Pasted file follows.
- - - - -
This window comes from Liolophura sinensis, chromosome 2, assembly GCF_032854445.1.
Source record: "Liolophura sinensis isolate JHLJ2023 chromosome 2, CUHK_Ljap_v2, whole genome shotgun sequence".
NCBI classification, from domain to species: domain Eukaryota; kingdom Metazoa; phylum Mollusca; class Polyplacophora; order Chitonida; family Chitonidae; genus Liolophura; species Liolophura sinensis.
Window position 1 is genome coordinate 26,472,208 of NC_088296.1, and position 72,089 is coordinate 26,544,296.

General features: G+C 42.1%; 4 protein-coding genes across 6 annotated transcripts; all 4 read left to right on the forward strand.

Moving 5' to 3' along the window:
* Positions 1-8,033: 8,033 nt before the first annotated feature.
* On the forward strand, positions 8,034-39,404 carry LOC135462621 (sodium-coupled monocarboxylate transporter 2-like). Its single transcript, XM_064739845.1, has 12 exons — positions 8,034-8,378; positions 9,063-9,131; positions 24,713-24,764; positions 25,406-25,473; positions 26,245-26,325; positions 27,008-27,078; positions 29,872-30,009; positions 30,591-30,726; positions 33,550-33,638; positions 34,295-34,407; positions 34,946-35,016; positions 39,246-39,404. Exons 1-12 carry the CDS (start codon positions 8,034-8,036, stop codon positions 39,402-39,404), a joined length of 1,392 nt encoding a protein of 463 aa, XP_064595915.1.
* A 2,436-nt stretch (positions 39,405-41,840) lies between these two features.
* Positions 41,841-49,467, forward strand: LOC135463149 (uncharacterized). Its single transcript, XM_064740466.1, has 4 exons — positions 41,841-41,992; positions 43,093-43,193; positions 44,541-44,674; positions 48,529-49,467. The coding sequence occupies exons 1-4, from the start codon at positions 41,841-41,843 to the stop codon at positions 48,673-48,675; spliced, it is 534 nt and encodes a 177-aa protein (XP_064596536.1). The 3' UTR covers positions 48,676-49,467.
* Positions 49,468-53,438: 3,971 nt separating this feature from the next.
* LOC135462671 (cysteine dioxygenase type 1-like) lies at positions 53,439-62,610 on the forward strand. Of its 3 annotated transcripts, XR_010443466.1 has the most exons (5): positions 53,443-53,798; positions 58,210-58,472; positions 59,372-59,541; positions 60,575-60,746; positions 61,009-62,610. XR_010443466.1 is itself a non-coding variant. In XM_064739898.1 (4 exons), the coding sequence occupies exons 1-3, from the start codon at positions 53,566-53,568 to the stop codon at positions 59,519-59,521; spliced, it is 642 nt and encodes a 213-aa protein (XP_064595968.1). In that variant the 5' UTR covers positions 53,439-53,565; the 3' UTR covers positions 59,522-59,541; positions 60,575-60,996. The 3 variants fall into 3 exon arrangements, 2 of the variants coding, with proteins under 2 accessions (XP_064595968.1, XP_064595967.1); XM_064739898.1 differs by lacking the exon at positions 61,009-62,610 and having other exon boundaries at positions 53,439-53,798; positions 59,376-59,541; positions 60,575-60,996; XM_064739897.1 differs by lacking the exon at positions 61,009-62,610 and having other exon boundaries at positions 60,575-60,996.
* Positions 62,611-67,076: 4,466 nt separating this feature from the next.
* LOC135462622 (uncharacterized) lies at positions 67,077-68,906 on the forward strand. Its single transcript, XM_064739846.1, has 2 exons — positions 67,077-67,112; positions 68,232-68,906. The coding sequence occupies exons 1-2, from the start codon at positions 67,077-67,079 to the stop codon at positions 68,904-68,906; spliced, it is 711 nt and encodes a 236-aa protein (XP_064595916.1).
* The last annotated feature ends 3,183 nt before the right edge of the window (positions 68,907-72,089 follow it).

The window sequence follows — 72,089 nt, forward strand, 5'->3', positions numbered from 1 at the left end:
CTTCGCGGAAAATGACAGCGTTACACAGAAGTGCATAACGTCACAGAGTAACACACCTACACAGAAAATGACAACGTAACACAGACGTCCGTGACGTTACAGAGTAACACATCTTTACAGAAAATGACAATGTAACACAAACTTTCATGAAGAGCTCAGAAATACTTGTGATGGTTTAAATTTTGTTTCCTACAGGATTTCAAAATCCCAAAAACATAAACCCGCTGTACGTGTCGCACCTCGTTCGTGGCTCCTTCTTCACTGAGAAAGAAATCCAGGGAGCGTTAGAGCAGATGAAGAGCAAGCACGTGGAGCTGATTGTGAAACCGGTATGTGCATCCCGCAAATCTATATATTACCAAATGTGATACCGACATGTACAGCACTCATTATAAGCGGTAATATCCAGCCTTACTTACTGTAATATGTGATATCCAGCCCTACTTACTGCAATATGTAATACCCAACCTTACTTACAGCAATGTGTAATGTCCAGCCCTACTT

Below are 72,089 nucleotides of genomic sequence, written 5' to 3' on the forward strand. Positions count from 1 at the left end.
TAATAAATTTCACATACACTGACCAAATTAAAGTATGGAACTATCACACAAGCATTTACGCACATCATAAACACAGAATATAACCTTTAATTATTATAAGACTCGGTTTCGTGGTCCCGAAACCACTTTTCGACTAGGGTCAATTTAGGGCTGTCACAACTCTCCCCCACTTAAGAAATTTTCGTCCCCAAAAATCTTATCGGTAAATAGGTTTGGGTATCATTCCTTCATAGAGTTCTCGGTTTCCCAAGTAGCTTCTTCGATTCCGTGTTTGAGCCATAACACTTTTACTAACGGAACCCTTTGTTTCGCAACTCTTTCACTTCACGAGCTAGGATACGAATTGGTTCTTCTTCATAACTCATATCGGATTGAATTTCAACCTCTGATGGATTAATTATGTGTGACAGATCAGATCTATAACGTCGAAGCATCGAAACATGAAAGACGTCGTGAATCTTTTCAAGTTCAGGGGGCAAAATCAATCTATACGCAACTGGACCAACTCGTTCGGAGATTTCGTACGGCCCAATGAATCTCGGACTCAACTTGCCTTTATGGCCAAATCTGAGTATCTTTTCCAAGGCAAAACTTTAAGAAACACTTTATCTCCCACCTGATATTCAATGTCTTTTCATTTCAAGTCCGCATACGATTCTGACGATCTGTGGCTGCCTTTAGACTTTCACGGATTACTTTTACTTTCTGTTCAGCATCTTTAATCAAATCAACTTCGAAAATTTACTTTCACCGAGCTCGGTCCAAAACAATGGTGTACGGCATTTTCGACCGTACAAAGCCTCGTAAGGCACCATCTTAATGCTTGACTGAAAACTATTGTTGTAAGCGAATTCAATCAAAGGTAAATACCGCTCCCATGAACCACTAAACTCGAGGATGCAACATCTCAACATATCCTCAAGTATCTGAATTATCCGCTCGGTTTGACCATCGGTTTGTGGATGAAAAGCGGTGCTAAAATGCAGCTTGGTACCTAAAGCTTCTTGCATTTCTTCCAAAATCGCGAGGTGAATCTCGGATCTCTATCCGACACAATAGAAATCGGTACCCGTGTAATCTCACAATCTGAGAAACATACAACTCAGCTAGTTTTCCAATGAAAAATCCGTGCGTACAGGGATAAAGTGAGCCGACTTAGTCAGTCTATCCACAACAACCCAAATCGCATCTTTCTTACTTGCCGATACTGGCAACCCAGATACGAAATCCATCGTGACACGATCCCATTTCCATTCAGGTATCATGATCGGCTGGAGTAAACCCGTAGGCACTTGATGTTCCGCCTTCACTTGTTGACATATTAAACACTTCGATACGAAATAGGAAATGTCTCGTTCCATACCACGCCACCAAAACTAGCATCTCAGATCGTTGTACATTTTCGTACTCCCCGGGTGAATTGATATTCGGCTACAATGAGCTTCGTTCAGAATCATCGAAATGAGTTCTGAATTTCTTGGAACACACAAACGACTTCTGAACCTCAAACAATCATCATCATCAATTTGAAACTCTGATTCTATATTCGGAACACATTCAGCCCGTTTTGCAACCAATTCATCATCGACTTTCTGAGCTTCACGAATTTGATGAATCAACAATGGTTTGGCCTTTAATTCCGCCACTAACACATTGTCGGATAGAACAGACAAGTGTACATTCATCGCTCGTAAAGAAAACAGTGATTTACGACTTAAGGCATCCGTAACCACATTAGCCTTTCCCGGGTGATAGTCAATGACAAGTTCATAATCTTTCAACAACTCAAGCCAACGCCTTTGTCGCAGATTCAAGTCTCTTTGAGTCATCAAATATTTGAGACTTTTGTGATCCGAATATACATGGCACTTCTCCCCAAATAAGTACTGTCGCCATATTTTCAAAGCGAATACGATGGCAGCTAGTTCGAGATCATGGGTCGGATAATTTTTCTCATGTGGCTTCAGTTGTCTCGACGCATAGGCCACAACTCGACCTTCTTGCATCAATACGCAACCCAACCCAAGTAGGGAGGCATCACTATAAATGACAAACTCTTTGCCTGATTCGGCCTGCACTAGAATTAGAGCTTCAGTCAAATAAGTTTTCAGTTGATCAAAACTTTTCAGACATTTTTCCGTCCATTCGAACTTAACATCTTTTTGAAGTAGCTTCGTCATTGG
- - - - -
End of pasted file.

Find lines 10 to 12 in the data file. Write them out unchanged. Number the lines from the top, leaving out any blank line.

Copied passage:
* Positions 41,841-49,467, forward strand: LOC135463149 (uncharacterized). Its single transcript, XM_064740466.1, has 4 exons — positions 41,841-41,992; positions 43,093-43,193; positions 44,541-44,674; positions 48,529-49,467. The coding sequence occupies exons 1-4, from the start codon at positions 41,841-41,843 to the stop codon at positions 48,673-48,675; spliced, it is 534 nt and encodes a 177-aa protein (XP_064596536.1). The 3' UTR covers positions 48,676-49,467.
* Positions 49,468-53,438: 3,971 nt separating this feature from the next.
* LOC135462671 (cysteine dioxygenase type 1-like) lies at positions 53,439-62,610 on the forward strand. Of its 3 annotated transcripts, XR_010443466.1 has the most exons (5): positions 53,443-53,798; positions 58,210-58,472; positions 59,372-59,541; positions 60,575-60,746; positions 61,009-62,610. XR_010443466.1 is itself a non-coding variant. In XM_064739898.1 (4 exons), the coding sequence occupies exons 1-3, from the start codon at positions 53,566-53,568 to the stop codon at positions 59,519-59,521; spliced, it is 642 nt and encodes a 213-aa protein (XP_064595968.1). In that variant the 5' UTR covers positions 53,439-53,565; the 3' UTR covers positions 59,522-59,541; positions 60,575-60,996. The 3 variants fall into 3 exon arrangements, 2 of the variants coding, with proteins under 2 accessions (XP_064595968.1, XP_064595967.1); XM_064739898.1 differs by lacking the exon at positions 61,009-62,610 and having other exon boundaries at positions 53,439-53,798; positions 59,376-59,541; positions 60,575-60,996; XM_064739897.1 differs by lacking the exon at positions 61,009-62,610 and having other exon boundaries at positions 60,575-60,996.